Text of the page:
Chileans don't have to live like this:
"People don't want the Cubans in Miami to come back," said the young Cuban in his apartment.
"But every month, someone I know leaves. Just last month, one of my friends went to Guatemala, and then to the United States. I have to make new friends all the time."
As he talked, the doorbell rang, signaling the arrival of the daily food delivery. Each family gets a monthly food ration based on the number of people. Today, the food man brought 30 eggs for the month, a ration for three people. (The young man has not bothered to tell the authorities that his mother and brother have moved out, and that he and his girlfriend live alone in the apartment.) A day earlier, the food man brought three small pieces of chicken - a two-week supply.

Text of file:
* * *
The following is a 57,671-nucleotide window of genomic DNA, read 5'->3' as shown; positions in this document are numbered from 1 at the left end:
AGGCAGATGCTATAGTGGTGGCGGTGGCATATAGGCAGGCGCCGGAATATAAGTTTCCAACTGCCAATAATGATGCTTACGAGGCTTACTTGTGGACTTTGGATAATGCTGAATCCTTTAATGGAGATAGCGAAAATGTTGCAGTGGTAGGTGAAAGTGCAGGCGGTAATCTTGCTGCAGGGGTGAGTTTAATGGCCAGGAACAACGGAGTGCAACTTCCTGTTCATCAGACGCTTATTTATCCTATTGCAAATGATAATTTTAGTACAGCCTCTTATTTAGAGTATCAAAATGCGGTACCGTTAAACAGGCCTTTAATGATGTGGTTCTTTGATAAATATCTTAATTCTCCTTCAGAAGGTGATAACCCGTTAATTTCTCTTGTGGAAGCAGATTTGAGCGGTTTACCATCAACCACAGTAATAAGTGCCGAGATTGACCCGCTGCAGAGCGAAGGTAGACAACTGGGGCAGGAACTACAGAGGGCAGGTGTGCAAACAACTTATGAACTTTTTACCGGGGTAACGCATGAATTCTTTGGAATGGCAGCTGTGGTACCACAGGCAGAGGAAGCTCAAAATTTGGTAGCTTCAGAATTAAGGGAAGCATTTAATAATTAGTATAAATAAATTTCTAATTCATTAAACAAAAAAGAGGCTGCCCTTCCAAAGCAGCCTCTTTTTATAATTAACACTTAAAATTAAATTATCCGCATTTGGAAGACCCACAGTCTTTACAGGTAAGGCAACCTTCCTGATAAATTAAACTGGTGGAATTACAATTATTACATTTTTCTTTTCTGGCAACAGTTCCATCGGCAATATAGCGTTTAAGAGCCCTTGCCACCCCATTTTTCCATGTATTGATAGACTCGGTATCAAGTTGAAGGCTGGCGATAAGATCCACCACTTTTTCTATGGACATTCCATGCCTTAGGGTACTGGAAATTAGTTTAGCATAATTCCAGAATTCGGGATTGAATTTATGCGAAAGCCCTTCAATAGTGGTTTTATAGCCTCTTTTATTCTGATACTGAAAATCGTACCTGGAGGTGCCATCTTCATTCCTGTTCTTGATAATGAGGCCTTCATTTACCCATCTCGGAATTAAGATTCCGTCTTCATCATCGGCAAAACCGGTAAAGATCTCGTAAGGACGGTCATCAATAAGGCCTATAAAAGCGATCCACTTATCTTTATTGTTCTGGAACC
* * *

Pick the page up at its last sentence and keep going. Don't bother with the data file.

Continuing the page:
Like many Cubans, the young man lives in two economies - the official one and the unofficial one. He makes most of his money selling pirated copies of DVDs. He has a friend whose black market business is repairing and selling cars, without government authorization.
"I'd like to open my own business, to work with cars, but that's not allowed now," said the friend.